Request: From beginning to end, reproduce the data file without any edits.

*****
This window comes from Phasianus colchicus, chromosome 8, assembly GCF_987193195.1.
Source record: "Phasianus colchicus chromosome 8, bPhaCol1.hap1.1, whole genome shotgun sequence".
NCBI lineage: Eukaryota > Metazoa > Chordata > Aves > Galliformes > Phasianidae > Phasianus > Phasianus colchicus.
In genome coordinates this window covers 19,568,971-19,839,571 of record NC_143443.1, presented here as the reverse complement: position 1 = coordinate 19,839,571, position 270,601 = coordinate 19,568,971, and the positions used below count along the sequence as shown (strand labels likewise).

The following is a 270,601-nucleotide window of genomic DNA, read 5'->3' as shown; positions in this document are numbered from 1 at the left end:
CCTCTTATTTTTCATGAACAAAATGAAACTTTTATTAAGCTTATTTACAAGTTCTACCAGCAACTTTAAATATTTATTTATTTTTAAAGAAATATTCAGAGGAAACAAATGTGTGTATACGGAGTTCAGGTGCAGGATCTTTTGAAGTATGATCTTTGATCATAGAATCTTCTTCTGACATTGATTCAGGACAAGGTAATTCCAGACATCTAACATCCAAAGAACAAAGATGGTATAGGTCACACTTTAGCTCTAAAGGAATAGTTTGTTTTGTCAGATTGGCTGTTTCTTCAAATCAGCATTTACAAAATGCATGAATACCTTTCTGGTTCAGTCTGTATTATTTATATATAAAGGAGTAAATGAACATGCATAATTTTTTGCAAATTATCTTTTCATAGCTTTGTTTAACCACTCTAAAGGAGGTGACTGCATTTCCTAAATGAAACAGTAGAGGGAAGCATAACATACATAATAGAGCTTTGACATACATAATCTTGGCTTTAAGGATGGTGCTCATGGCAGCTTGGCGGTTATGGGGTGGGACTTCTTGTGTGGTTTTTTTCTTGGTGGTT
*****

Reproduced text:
This window comes from Phasianus colchicus, chromosome 8, assembly GCF_987193195.1.
Source record: "Phasianus colchicus chromosome 8, bPhaCol1.hap1.1, whole genome shotgun sequence".
NCBI lineage: Eukaryota > Metazoa > Chordata > Aves > Galliformes > Phasianidae > Phasianus > Phasianus colchicus.
In genome coordinates this window covers 19,568,971-19,839,571 of record NC_143443.1, presented here as the reverse complement: position 1 = coordinate 19,839,571, position 270,601 = coordinate 19,568,971, and the positions used below count along the sequence as shown (strand labels likewise).

The following is a 270,601-nucleotide window of genomic DNA, read 5'->3' as shown; positions in this document are numbered from 1 at the left end:
CCTCTTATTTTTCATGAACAAAATGAAACTTTTATTAAGCTTATTTACAAGTTCTACCAGCAACTTTAAATATTTATTTATTTTTAAAGAAATATTCAGAGGAAACAAATGTGTGTATACGGAGTTCAGGTGCAGGATCTTTTGAAGTATGATCTTTGATCATAGAATCTTCTTCTGACATTGATTCAGGACAAGGTAATTCCAGACATCTAACATCCAAAGAACAAAGATGGTATAGGTCACACTTTAGCTCTAAAGGAATAGTTTGTTTTGTCAGATTGGCTGTTTCTTCAAATCAGCATTTACAAAATGCATGAATACCTTTCTGGTTCAGTCTGTATTATTTATATATAAAGGAGTAAATGAACATGCATAATTTTTTGCAAATTATCTTTTCATAGCTTTGTTTAACCACTCTAAAGGAGGTGACTGCATTTCCTAAATGAAACAGTAGAGGGAAGCATAACATACATAATAGAGCTTTGACATACATAATCTTGGCTTTAAGGATGGTGCTCATGGCAGCTTGGCGGTTATGGGGTGGGACTTCTTGTGTGGTTTTTTTCTTGGTGGTT